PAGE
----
Dare to dream, but the transformation of Midtown's landmark Farley Post Office into the Moynihan Station train hub looks about as close to happening as it ever has, though that's probably not saying much. But let's just say Amtrak departs Penn Station for more comfy confines across Eighth Avenue. What will Moynihan Station look like? Global architecture giant HOK worked with James Carpenter Design Associates in 2005 on a tentative plan (right), and the Architect's Newspaper reports that HOK has been commissioned again to come up with "planning studies and possible designs." Though it's early in the game, some things are known:
For now, HOK’s plans envision Amtrak’s operations spanning both the original 1912 post office building and its 1934 annex, with the remainder of the program consisting of dining, retail (including potentially a big-box tenant like Target), and about 250,000 square feet for a post office. A grand main entrance would open onto 33rd Street, with two additional entrances on 8th Avenue and 32nd Street. In addition to moving Amtrak’s passengers into the Farley building, proposed renovations to the existing Penn Station would widen corridors and provide a pedestrian connection to a new station underneath 2 Penn Plaza, which will house New Jersey Transit’s planned Mass Transit tunnel across the Hudson.Sounds dandy, but where's the grandeur? The ArchPaper's Julia Galef continues:Like many post offices of the era, the Farley was built with a low roof so managers could monitor their employees from catwalks under the trusses, said HOK principal Wayne Striker. To create a sense of grandeur reminiscent of the original Penn Station, HOK is proposing to remove the building’s first floor, and is considering three options for replacing or re-using the current roof. One option would retain the existing trusses but replace their opaque cladding with glass skylights, preserving the current floor-to-ceiling height of 50 feet. A second option would retain only the east-west trusses and top them with a glass ceiling, while a third possibility would remove the current ceiling and install glass skylights suspended from new trusses at a height of about 100 feet.Natural light in a Midtown West train station? Now there's a revolutionary idea!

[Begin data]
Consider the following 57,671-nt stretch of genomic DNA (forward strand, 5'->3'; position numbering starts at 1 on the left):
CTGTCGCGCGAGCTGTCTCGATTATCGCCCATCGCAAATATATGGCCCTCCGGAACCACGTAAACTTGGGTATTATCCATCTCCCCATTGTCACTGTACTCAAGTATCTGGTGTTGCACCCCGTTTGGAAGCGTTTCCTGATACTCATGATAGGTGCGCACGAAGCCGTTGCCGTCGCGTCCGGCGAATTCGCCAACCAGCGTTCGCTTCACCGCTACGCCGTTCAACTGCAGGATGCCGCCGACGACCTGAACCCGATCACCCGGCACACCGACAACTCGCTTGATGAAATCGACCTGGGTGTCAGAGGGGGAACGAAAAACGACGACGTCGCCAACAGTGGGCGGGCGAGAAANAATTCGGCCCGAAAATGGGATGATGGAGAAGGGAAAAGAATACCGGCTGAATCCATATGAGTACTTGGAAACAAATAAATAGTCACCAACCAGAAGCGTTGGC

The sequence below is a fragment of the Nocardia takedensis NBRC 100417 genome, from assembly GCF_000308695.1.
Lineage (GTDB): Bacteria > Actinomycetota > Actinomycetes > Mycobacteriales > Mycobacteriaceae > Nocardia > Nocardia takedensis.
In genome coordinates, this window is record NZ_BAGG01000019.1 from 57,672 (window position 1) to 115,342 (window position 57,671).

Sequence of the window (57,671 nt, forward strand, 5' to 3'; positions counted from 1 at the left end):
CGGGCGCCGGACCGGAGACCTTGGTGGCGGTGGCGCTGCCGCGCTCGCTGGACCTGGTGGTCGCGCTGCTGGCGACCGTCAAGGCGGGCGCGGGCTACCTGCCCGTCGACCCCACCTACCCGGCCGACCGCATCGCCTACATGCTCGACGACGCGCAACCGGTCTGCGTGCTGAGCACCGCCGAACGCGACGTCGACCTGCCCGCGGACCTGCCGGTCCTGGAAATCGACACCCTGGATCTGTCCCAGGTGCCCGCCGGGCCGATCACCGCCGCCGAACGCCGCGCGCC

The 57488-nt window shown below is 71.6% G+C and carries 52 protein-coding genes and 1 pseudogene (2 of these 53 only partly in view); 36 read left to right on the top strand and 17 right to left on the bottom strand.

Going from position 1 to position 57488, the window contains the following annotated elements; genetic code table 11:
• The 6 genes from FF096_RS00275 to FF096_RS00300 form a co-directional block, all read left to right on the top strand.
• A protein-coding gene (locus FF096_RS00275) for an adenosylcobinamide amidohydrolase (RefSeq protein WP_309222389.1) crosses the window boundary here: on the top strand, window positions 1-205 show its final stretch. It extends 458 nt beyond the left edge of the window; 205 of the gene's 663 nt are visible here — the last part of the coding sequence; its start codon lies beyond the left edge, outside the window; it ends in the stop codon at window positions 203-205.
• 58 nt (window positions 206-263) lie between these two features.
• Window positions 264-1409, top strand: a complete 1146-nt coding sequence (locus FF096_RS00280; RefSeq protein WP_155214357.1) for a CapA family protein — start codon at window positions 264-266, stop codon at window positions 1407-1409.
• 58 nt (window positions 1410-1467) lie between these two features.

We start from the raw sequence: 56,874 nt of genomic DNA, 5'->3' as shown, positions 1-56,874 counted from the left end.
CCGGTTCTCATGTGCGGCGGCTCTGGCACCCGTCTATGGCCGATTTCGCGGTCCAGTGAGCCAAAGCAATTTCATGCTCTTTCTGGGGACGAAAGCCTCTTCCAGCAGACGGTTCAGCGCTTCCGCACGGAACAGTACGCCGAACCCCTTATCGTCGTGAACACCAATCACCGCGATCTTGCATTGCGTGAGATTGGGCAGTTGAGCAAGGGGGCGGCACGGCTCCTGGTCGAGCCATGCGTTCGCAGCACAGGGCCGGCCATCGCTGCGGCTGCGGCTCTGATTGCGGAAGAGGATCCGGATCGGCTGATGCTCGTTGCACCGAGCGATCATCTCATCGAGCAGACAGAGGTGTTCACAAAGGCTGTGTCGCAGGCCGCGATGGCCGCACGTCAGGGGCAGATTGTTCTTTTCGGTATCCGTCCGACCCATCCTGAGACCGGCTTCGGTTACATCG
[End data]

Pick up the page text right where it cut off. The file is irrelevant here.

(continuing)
· Farley Bound [Architect's Newspaper]
· Moynihan Station coverage [Curbed]